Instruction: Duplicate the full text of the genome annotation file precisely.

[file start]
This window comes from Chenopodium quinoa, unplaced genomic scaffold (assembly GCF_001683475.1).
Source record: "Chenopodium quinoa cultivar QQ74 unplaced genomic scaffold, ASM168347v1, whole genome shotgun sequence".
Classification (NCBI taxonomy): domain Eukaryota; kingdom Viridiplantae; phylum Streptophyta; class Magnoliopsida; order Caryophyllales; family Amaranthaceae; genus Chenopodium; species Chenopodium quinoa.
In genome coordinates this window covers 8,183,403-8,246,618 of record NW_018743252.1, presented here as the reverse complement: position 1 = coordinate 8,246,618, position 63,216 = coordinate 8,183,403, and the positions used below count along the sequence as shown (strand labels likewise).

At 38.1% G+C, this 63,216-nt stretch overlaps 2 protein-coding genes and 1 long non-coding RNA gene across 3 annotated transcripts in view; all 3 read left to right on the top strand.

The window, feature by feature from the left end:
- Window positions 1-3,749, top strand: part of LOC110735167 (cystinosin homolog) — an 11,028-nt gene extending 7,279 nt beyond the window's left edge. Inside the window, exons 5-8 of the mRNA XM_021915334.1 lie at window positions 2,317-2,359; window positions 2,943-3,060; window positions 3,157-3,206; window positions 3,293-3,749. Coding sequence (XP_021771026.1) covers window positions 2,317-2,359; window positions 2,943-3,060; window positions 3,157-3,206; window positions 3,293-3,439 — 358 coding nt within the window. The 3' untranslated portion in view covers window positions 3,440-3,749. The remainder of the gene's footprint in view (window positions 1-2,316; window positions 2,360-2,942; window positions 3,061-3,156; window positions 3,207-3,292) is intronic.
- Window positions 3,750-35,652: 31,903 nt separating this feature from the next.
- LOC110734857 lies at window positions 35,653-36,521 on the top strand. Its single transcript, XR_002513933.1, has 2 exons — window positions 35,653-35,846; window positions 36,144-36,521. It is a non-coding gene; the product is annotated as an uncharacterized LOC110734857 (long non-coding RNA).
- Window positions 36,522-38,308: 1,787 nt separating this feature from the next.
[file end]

This window comes from Chenopodium quinoa, unplaced genomic scaffold (assembly GCF_001683475.1).
Source record: "Chenopodium quinoa cultivar QQ74 unplaced genomic scaffold, ASM168347v1, whole genome shotgun sequence".
Classification (NCBI taxonomy): domain Eukaryota; kingdom Viridiplantae; phylum Streptophyta; class Magnoliopsida; order Caryophyllales; family Amaranthaceae; genus Chenopodium; species Chenopodium quinoa.
In genome coordinates this window covers 8,183,403-8,246,618 of record NW_018743252.1, presented here as the reverse complement: position 1 = coordinate 8,246,618, position 63,216 = coordinate 8,183,403, and the positions used below count along the sequence as shown (strand labels likewise).

At 38.1% G+C, this 63,216-nt stretch overlaps 2 protein-coding genes and 1 long non-coding RNA gene across 3 annotated transcripts in view; all 3 read left to right on the top strand.

The window, feature by feature from the left end:
- Window positions 1-3,749, top strand: part of LOC110735167 (cystinosin homolog) — an 11,028-nt gene extending 7,279 nt beyond the window's left edge. Inside the window, exons 5-8 of the mRNA XM_021915334.1 lie at window positions 2,317-2,359; window positions 2,943-3,060; window positions 3,157-3,206; window positions 3,293-3,749. Coding sequence (XP_021771026.1) covers window positions 2,317-2,359; window positions 2,943-3,060; window positions 3,157-3,206; window positions 3,293-3,439 — 358 coding nt within the window. The 3' untranslated portion in view covers window positions 3,440-3,749. The remainder of the gene's footprint in view (window positions 1-2,316; window positions 2,360-2,942; window positions 3,061-3,156; window positions 3,207-3,292) is intronic.
- Window positions 3,750-35,652: 31,903 nt separating this feature from the next.
- LOC110734857 lies at window positions 35,653-36,521 on the top strand. Its single transcript, XR_002513933.1, has 2 exons — window positions 35,653-35,846; window positions 36,144-36,521. It is a non-coding gene; the product is annotated as an uncharacterized LOC110734857 (long non-coding RNA).
- Window positions 36,522-38,308: 1,787 nt separating this feature from the next.